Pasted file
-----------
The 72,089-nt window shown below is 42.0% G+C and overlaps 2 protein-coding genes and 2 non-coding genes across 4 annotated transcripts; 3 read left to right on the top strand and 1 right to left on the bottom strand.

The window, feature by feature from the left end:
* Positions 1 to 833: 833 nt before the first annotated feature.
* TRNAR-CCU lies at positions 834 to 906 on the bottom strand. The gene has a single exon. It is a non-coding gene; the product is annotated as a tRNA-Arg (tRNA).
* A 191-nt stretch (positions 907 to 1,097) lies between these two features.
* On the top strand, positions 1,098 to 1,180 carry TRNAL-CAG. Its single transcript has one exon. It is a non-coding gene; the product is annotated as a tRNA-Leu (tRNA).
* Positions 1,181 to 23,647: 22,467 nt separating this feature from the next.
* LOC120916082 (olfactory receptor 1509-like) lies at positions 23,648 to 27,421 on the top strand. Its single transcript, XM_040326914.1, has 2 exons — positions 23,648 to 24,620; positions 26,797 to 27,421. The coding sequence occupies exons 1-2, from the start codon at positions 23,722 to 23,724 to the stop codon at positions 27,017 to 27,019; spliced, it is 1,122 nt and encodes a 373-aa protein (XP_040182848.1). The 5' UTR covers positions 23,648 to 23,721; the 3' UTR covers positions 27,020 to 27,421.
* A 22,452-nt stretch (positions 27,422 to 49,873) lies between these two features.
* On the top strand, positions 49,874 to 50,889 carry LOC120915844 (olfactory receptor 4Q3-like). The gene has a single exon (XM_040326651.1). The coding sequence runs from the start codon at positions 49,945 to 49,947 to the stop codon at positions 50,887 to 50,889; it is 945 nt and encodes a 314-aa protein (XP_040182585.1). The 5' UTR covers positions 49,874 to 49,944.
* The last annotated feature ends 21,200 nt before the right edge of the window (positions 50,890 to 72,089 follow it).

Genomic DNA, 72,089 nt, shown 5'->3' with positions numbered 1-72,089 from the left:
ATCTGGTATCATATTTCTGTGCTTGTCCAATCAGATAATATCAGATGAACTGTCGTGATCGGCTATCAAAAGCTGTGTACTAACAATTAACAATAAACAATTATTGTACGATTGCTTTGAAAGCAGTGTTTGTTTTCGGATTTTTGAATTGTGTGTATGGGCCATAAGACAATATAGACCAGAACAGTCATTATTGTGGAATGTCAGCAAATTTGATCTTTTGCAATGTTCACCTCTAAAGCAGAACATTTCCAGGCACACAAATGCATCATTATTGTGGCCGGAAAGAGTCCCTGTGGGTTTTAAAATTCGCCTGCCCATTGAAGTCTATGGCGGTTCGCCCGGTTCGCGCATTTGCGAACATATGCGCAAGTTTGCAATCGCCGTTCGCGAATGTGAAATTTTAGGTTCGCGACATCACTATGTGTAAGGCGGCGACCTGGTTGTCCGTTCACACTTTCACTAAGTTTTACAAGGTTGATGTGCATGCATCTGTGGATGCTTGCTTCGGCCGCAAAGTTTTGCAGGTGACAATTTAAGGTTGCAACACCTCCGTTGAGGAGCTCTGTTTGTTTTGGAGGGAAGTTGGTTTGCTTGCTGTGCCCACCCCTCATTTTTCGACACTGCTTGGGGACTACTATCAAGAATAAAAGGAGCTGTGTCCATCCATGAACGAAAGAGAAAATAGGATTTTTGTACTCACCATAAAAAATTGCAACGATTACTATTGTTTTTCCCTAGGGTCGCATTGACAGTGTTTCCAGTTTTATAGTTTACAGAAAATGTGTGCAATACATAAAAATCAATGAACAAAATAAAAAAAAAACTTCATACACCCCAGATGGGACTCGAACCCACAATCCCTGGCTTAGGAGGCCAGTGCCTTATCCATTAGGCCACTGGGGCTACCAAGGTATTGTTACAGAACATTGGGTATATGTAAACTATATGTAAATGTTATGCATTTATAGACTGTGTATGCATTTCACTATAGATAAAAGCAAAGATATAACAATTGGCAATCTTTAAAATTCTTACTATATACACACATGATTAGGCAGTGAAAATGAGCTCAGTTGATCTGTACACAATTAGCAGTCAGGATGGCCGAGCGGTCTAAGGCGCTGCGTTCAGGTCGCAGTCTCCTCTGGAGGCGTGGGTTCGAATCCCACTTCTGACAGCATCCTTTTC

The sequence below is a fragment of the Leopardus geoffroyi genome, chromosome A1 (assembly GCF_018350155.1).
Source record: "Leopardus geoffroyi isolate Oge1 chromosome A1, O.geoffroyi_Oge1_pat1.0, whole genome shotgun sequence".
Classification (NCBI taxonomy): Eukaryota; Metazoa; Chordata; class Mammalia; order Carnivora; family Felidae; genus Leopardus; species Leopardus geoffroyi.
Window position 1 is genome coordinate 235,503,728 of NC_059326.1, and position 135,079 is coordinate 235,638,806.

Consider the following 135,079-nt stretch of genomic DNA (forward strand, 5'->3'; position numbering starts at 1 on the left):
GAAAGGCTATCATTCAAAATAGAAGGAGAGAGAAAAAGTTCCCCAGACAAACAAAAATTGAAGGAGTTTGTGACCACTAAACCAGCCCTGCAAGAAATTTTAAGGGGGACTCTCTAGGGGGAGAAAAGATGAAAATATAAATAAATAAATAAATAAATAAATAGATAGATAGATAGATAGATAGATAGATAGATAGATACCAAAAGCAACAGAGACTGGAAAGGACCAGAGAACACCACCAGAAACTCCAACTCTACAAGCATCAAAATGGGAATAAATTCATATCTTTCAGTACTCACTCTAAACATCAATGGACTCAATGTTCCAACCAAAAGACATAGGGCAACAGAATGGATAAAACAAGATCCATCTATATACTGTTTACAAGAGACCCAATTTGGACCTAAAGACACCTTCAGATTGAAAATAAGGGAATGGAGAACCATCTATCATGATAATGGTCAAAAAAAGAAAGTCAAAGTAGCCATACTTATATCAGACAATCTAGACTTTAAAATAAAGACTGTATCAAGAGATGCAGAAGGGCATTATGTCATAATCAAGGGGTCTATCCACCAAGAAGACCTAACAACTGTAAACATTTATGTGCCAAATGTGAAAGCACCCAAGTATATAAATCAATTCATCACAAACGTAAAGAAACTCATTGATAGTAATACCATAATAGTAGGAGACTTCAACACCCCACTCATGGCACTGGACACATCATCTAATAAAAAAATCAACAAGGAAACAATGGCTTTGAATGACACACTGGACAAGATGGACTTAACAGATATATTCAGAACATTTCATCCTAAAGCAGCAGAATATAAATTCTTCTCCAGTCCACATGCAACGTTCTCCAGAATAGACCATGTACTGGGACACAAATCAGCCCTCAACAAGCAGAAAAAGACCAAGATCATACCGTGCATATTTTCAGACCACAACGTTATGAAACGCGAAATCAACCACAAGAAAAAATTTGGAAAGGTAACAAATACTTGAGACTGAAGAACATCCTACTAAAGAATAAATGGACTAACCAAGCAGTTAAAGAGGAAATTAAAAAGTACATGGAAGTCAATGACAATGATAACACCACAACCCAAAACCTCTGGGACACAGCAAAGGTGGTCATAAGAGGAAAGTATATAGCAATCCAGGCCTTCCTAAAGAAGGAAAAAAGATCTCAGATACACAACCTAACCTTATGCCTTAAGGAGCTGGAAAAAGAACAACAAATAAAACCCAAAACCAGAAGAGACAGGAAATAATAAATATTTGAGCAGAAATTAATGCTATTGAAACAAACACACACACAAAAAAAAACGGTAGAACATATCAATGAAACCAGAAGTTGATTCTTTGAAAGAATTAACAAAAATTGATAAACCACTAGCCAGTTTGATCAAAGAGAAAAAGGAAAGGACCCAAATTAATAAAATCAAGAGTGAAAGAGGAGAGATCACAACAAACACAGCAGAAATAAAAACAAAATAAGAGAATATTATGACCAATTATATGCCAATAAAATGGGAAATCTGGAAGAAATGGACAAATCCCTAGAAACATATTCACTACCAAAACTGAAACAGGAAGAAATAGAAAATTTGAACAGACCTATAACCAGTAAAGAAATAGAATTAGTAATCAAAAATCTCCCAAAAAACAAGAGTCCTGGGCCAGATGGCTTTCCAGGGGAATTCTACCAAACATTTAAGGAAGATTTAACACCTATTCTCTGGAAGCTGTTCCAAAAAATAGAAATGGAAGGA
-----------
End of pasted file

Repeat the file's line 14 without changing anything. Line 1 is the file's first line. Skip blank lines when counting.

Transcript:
The sequence below is a fragment of the Leopardus geoffroyi genome, chromosome A1 (assembly GCF_018350155.1).